Good fortune and happiness don’t always go hand in hand.

The forty lucky mountaineers from ten different countries who took part in the fifth Hanwag Alpine Experience got both. Although it looked like the weather might spoil everything …

It’s the 30th September 2019. The dark, jagged silhouette of the central Alps are lit up by the deep, fiery red alpenglow. A magical spectacle typical of late autumn in the mountains. “Beautiful, just can’t take your eyes off it, can you?” says Flo, a mountain guide. A rhetorical question addressed to no one in particular in the small group that stands watching the sunset outside the Wiener Neustädter Hut. The following morning, they are heading for the Zugspitze’s summit through the Stopselzieher via ferrata. For the moment, it’s hidden by clouds. A final look at the panorama and the mountaineers drift back inside – the hut’s landlord, Guido Schweigl, likes his guests to be on time for dinner and they’ve worked up an appetite. It’s moments like these that make the HANWAG Alpine Experience unforgettable.

This is the fifth time that the HANWAG Team has climbed Germany’s highest mountain with its guests – customers, retailers and selected journalists from all over the world. Their goal is to reach the top of the Zugspitze, 2,962 metres above mean sea level, and also – by far the more difficult task – to get all participants up safely(!) by four different routes. This is the responsibility of the eleven mountain guides from HANWAG partner Mountain Elements, who are accompanying the 40 participants again this year. For only the second time since the event started in 2014, the weather might make it possible to climb all four routes: Jubiläumsgrat, Reintal Route, Höllental (Hell Valley) Via Ferrata and Stopselzieher (Corkscrew). Each route has its own distinctive charms and challenges. It would be wrong to claim that one is more attractive than another. There is literally something for everyone and for all levels of experience.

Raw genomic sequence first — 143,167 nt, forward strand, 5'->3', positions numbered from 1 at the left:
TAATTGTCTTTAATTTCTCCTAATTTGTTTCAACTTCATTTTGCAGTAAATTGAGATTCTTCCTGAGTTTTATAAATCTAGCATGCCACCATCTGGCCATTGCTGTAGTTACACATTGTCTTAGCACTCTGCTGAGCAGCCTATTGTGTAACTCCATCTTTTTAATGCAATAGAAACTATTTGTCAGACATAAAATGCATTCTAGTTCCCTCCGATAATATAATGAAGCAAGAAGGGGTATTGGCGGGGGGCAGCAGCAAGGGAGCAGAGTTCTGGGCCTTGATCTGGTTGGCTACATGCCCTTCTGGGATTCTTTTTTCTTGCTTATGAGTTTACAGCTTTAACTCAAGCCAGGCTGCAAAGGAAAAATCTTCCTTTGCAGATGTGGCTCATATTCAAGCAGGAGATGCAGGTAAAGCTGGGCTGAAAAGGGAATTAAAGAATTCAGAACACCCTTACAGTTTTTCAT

The Jubigrat is technically the most challenging route with its long length, hard scrambling and sections of straightforward climbing, but in extremely exposed terrain. One of the highlights of this route is the HANWAG Alpine Experience red bivouac shelter, which the traditional Bavarian bootmaker from Vierkirchen donated to all alpinists eight years ago on the occasion of its 90th anniversary.

While the other groups get served a hearty meal in a hut, the bivouac shelter is strictly self-catering. However, Michi, the mountain guide has a few tricks up his sleeve. From somewhere out of the depths of his pack, he pulls out a selection of tasty delicacies … and a decent bottle of red wine. As they sit looking out over the spectacular peaks surrounded by a sea of clouds, David, one of the mountaineers is visibly moved. “Absolutely amazing,” he murmurs quietly, almost in awe, with a glass of red wine in his hand.

Lucky Weather Window

Just a few days previously, it looked as if the Jubigrat would have to be cancelled again this year too. The forecast predicted rain and snow above 2,000 metres. This would have made an attempt unsafe, in spite of the one-to-one client/guide ratio. However, the day before they are due to set out, the weather clears up and all the teams leave as planned – and they get dream conditions.